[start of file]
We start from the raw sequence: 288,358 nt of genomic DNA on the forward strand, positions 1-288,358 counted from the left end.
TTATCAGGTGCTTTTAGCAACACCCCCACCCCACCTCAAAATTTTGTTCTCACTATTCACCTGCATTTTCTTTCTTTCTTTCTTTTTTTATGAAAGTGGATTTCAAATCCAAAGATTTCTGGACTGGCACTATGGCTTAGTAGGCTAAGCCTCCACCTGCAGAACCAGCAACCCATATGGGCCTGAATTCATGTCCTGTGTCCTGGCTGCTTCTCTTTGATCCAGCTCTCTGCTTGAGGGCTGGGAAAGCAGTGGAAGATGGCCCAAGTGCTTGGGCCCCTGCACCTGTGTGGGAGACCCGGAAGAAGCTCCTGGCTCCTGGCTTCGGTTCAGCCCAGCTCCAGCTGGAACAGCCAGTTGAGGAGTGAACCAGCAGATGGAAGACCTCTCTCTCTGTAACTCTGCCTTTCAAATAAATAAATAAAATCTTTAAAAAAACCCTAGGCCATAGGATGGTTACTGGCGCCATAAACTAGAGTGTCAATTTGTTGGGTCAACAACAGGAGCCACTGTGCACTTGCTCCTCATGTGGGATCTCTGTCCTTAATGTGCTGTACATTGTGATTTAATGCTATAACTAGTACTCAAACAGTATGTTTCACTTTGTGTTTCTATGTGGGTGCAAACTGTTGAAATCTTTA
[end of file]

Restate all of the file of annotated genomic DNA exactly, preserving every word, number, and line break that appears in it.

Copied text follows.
We start from the raw sequence: 288,358 nt of genomic DNA on the forward strand, positions 1-288,358 counted from the left end.
TTATCAGGTGCTTTTAGCAACACCCCCACCCCACCTCAAAATTTTGTTCTCACTATTCACCTGCATTTTCTTTCTTTCTTTCTTTTTTTATGAAAGTGGATTTCAAATCCAAAGATTTCTGGACTGGCACTATGGCTTAGTAGGCTAAGCCTCCACCTGCAGAACCAGCAACCCATATGGGCCTGAATTCATGTCCTGTGTCCTGGCTGCTTCTCTTTGATCCAGCTCTCTGCTTGAGGGCTGGGAAAGCAGTGGAAGATGGCCCAAGTGCTTGGGCCCCTGCACCTGTGTGGGAGACCCGGAAGAAGCTCCTGGCTCCTGGCTTCGGTTCAGCCCAGCTCCAGCTGGAACAGCCAGTTGAGGAGTGAACCAGCAGATGGAAGACCTCTCTCTCTGTAACTCTGCCTTTCAAATAAATAAATAAAATCTTTAAAAAAACCCTAGGCCATAGGATGGTTACTGGCGCCATAAACTAGAGTGTCAATTTGTTGGGTCAACAACAGGAGCCACTGTGCACTTGCTCCTCATGTGGGATCTCTGTCCTTAATGTGCTGTACATTGTGATTTAATGCTATAACTAGTACTCAAACAGTATGTTTCACTTTGTGTTTCTATGTGGGTGCAAACTGTTGAAATCTTTA